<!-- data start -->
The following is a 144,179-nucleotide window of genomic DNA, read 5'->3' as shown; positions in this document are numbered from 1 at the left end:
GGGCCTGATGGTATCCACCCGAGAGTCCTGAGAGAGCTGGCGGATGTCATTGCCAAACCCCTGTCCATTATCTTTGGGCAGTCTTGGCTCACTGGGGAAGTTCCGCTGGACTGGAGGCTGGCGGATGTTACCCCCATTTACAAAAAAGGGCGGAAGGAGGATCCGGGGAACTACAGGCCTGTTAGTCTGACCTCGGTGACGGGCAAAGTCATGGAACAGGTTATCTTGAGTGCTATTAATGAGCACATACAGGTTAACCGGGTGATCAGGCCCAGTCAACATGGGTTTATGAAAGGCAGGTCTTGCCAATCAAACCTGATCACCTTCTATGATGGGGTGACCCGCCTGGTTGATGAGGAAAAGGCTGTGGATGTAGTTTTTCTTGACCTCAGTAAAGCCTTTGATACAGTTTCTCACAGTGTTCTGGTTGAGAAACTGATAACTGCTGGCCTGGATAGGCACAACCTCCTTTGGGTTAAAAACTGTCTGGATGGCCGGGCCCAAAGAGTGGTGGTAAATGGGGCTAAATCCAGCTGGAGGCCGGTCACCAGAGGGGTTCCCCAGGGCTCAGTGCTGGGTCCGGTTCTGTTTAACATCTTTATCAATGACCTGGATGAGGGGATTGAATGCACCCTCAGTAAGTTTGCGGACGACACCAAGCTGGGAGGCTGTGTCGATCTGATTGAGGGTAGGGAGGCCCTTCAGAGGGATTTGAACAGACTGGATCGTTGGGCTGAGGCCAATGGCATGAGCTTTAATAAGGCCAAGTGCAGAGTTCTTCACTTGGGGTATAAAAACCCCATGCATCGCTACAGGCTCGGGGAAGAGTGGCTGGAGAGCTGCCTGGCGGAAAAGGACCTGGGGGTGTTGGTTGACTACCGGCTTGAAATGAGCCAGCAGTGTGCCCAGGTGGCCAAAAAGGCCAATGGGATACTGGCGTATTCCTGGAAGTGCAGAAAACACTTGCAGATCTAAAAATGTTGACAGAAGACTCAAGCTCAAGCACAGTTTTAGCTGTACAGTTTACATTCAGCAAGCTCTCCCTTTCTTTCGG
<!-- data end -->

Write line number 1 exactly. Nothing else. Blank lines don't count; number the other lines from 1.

The following is a 144,179-nucleotide window of genomic DNA, read 5'->3' as shown; positions in this document are numbered from 1 at the left end: